This past weekend, the papered-over windows of the old Sears franchise store glowed onto this little collection of boxes, bearing the sign "FREE STUFF". It's not so unusual to see larger items out on a home's sidewalk being offered to whoever will take it away - things that really aren't in any condition for a charity shop to try to sell. But lately, I've seen several of these displays of clothing and books and shoes and toys, left out where no one will monitor anyone's rummaging through (allowing for some dignity?), but away from commercial complaints as well. Perhaps it's an effort to get such items right into the hands of someone in real need, so they don't even have to pay pennies to a benevolent fundraiser, because resources are so slim.
I didn't get to catch up with last week's newspaper until today. It turns out that the light glowing inside was because the space is being used to sort and wrap donated new gifts for needy children in the area. As the article says:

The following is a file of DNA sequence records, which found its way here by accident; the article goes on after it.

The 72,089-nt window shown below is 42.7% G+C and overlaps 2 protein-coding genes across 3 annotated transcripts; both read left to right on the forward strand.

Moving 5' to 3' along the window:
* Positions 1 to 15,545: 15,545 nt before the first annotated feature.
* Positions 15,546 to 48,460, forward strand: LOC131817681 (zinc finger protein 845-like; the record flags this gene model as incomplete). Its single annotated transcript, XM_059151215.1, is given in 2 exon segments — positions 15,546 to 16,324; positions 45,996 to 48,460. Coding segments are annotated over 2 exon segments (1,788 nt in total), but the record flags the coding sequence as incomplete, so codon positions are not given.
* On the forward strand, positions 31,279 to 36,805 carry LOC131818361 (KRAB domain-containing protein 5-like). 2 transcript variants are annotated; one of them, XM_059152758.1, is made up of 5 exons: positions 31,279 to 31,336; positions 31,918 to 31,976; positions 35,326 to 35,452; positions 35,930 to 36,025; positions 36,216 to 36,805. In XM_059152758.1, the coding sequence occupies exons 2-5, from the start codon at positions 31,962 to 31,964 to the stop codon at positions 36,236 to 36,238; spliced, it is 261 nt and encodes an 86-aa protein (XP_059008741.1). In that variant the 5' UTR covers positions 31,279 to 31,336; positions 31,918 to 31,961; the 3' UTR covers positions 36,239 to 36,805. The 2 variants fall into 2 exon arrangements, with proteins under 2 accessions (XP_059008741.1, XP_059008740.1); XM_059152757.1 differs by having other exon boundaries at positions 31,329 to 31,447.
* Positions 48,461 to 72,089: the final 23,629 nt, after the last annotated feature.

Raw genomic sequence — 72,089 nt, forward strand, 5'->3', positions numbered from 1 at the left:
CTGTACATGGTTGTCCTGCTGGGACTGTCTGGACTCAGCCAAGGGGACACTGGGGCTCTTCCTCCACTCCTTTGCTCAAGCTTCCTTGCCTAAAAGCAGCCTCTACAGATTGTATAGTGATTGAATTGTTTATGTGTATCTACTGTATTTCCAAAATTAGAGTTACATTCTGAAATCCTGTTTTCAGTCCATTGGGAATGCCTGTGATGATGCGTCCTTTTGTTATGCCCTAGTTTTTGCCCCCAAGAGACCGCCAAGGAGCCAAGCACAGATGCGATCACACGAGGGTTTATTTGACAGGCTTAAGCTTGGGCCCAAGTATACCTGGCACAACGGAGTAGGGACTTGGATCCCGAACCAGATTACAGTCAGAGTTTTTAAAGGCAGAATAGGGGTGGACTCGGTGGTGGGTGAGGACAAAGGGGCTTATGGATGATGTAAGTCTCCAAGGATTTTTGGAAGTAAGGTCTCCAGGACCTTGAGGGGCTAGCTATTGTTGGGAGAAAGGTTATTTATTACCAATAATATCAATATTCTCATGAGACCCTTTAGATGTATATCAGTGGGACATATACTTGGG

The children have been confidentially referred to the program by teachers, service agencies and other agencies. The children fill out red gift tags that include their first name, age, needed clothing, and their big wish from Santa.
Tags are hung on Christmas trees located in businesses around town. Community members are encouraged to pick tags off the trees, purchase the items listed and bring the unwrapped gifts to the old Sears building for wrapping and distribution.
The question of why there are homeless and needy people in America has come up in another blog recently, and the problem is certainly complex. But on a local level, people try to do what they can, with what they have, where they are. We have always been a nation rich with volunteers. We are free to assemble, free to give, free stuff.